Australia: TV Report Angers Judges

David Darragh reports for the West Australian on the appeal of convicted murderer Andrew Mallard, who has sought the admission of polygraph results.

THE Court of Criminal Appeal has criticised heavily what it described as emotive and one-sided television news reports of convicted murderer Andrew Mallard’s appeal that could influence witnesses at the hearing.

Mallard’s appeal against his conviction for wilfully murdering Mosman Park jeweller Pamela Lawrence in May 1994 was almost postponed yesterday after Director of Public Prosecutions lawyer Bruno Fiannaca objected strongly to television news coverage of the opening day.

All three judges presiding over the case expressed their concerns about the potential impact of such reports on witnesses.

Mr Fiannaca told the court the DPP was disappointed with the emotive and inaccurate nature of some reports.

They had the potential to influence the evidence of several witnesses.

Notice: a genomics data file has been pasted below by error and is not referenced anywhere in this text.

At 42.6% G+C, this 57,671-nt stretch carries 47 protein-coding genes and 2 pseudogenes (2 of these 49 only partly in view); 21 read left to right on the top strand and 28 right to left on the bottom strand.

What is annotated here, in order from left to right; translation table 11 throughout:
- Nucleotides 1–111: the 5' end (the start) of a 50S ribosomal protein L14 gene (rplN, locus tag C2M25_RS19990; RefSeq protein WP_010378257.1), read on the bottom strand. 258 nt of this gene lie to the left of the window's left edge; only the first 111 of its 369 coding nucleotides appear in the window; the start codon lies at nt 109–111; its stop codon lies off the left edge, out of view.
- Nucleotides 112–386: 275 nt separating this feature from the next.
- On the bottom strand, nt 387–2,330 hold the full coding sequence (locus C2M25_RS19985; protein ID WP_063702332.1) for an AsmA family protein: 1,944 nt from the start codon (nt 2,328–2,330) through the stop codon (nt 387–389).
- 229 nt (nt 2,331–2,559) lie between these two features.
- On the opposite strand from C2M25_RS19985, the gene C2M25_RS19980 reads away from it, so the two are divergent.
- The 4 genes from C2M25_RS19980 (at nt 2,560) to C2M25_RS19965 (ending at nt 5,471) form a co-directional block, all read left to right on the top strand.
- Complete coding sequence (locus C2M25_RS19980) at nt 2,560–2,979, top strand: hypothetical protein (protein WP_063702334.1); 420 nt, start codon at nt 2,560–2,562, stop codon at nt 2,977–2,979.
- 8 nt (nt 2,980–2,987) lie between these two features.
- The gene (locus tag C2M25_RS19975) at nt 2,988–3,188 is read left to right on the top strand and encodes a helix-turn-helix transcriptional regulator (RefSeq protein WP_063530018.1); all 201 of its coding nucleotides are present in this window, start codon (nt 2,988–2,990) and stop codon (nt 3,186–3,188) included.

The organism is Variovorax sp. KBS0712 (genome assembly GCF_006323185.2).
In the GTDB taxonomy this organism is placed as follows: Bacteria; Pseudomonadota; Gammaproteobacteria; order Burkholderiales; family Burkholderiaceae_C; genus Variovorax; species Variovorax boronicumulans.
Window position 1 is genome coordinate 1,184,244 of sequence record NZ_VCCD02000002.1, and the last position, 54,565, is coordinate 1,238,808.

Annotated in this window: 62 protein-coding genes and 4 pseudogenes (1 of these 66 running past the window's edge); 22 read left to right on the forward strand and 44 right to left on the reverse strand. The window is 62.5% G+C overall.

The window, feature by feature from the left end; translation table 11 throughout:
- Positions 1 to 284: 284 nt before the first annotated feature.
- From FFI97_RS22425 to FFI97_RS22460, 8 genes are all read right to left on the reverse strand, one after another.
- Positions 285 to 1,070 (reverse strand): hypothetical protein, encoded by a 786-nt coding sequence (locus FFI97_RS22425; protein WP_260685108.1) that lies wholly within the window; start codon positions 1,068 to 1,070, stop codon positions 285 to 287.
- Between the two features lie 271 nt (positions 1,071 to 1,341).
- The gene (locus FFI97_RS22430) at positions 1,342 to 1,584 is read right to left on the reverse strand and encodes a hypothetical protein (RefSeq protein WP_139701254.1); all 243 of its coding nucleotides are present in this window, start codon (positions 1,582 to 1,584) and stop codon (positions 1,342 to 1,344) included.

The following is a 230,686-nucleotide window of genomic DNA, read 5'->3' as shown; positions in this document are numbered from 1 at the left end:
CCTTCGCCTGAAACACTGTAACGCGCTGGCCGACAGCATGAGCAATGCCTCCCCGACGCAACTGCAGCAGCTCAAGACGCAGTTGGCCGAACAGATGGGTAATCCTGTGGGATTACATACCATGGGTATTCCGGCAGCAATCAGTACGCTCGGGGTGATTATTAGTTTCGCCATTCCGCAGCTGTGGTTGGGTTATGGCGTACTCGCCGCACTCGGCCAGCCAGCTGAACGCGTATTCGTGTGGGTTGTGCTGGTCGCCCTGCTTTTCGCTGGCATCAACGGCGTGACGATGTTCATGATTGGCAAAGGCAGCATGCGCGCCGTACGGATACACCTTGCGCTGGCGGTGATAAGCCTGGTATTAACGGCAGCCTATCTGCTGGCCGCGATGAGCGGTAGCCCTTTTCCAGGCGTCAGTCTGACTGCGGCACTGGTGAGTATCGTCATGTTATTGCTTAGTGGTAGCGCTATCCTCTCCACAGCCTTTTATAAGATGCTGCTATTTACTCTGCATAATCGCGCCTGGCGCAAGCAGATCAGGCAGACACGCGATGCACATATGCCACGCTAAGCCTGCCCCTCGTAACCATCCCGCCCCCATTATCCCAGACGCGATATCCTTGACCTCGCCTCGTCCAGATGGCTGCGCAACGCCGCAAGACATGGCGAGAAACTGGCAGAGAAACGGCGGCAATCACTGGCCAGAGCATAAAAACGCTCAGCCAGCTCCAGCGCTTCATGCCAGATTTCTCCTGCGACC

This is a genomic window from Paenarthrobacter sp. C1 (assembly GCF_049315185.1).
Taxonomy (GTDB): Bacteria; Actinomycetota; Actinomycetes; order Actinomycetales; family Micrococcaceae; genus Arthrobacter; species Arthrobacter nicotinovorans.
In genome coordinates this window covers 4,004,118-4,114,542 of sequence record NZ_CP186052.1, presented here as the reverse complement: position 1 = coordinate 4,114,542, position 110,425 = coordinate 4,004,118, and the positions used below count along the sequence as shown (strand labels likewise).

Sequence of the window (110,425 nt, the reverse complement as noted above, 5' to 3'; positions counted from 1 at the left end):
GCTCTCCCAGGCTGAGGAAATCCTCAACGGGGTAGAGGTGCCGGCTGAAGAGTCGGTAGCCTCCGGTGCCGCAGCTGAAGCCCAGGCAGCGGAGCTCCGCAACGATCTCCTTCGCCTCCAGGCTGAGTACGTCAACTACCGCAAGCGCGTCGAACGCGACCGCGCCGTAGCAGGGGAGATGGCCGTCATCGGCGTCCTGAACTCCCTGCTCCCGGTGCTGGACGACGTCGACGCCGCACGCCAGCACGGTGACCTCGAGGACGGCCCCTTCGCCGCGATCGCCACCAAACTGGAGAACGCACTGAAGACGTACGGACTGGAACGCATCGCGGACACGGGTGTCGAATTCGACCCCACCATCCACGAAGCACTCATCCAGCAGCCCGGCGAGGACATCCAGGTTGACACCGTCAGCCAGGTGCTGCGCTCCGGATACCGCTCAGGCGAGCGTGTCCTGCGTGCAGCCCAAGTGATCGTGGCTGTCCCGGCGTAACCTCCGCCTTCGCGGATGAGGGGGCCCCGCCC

He said some reports seemed calculated to influence the case. Serious thought was being given to contempt of court charges.

He was concerned about a story on Tuesday night’s 7.30 Report which showed video footage of Mallard having a lie detector test.

Mr Fiannaca said the tenor of the story seemed to suggest the legitimacy of polygraph testing.

But the DPP had affidavits from eminent scientists which supported arguments that polygraph tests were unreliable, Mr Fiannaca said.

Mallard’s lawyer, Malcolm McCusker QC, said polygraph examiner William Glare was not expected to testify after recently having a severe stroke.

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